ISIS it seems, is just a convenient battle cry to rally the young Muslim population and coerce them to violent action.
Sailing into Hot Water
A local ex-pat told us about Mindanao’s troubles the night before we left Bohol.
We’d booked and prepaid a very expensive (by backpacker standards) 5 night stay along with transport a week earlier. Cancelling on our budget was out of the question.
Still, when a friendly local in a uniform approached us on the ferry and politely suggested that we take the next boat back to Bohol for our own safety, my calm, nonchalant demeanour shattered.
Our pre-booked destination rising up from the foaming waves was Camiguin, a tiny island in the province of Mindanao separated from the ISIS town of Merawi by a thin strip of water and about 20 km of farmland.
There were no tourists on the ferry over or at the ferry port. I couldn’t help but wonder if any of the men on the ferry were ISIS fighters heading into the fray. We didn’t see any refugees but to be honest, most people here have very little. Perhaps some were fleeing Merawi. I couldn’t tell.
We found a rusted out moto taxi and drove in silence along the coast to our destination. I was relieved to see some foreign faces when we arrived.
We slept soundly and the next morning we asked the guesthouse owners about the ISIS troubles. They explained to us that sadly, our ex-pat friend was correct. It was all about drugs and money. the ISIS stuff is just convenient bullshit. Safety wise we need not have worried. Camiguin isn’t a tourist island so it attracts very little attention. Boat traffic to and from Camiguin is heavily monitored and all the criminal ring leaders are known to the police and therefore easy to spot and deal with if they set foot on shore.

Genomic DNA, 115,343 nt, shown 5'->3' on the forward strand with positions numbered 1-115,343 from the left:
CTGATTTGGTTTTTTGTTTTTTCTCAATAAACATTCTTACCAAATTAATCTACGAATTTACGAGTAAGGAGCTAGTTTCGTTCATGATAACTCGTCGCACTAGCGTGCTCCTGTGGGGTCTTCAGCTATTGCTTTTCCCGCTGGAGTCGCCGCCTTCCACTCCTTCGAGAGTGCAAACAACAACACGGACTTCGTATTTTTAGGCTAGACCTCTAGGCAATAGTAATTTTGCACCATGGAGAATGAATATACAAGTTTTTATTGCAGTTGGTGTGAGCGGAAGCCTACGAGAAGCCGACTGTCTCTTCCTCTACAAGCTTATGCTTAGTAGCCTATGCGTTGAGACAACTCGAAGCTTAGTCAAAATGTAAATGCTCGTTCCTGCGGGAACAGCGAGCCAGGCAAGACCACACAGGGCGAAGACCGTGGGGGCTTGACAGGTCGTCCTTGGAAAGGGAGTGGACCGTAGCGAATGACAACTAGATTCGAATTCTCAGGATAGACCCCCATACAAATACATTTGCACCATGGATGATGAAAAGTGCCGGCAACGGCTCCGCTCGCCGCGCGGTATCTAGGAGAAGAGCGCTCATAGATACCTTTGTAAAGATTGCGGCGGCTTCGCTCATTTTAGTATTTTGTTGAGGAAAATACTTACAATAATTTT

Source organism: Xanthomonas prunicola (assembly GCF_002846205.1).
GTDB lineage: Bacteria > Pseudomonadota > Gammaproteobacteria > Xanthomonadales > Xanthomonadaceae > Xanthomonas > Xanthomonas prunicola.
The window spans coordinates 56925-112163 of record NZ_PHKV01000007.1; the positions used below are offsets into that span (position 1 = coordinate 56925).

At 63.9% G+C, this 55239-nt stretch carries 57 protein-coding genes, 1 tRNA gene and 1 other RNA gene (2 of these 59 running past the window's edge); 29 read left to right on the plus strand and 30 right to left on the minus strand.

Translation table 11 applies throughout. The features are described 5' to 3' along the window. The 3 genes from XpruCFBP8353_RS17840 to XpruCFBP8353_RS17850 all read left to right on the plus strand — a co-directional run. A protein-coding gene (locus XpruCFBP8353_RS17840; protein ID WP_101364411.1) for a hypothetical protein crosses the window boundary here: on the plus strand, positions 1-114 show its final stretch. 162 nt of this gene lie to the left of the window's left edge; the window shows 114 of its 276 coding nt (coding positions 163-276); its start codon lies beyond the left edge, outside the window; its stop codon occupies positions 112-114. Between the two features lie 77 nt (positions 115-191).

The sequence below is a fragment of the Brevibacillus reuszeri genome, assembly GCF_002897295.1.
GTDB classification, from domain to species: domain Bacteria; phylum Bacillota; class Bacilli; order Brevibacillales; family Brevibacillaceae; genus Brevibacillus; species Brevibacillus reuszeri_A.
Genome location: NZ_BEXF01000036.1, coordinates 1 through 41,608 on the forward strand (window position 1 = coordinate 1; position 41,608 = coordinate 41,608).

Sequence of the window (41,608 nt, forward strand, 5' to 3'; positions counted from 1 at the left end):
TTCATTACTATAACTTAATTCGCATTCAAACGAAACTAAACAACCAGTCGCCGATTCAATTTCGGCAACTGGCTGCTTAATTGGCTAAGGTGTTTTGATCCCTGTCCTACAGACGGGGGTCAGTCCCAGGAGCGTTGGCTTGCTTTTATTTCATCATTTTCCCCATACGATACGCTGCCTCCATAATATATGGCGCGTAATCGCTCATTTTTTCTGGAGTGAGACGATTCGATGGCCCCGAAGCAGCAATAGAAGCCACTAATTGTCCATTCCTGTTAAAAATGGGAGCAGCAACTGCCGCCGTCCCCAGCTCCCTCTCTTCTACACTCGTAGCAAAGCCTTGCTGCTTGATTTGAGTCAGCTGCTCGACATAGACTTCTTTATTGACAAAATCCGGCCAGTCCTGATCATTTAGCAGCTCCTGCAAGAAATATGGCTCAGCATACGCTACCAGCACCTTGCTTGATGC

There was smoke, but thankfully no fire.
Secretly I was a bit mad at myself. I’d gotten caught up and carried away in the standard travel hysteria. I’d had a crappy day yesterday looking over my shoulder, gnawing my fingernails and running endless kidnap scenarios in my head. Now in the morning sun I realised it was all for nothing. A rookie mistake, but an important lesson.
Even after two years on the road, I still have a lot to learn.
ISIS worries aside it took me just twenty-four hours to fall in love with Camiguin. It’s a paradise island.
There are places in the world where I’ve felt like a tourist. There are places in the world where I’ve felt like a backpacker. On Camiguin I felt like an explorer. It reminded me of the opening scenes of the movie Jurassic Park. I half expected to look up and see a pterodactyl.
We spent a week on Camiguin snorkeling the reefs right off the beach, climbing the volcanoes, bathing is hot springs and freezing in icy waterfalls. We drove our little scooter all over the island, hardly saw a tourist and the view never disappointed once.
Camiguin is old school backpacking at its best.
And to think, we nearly missed it.
Backpacking in the Philippines
We loved the Philippines. It’s definitely one of the last true low budget backpacking frontiers.
In a world where it can seem like the never ending march of tourism has overrun everything of beauty, the Philippines renewed our faith in the unexplored.
“For those lonely flip-flopped few who can marshal the courage to turn their backs on the crowd and walk in a different direction; May there always be another mountain, another beach, another horizon. May every step be forward and may tiny travel miracles light your way to the unknown.”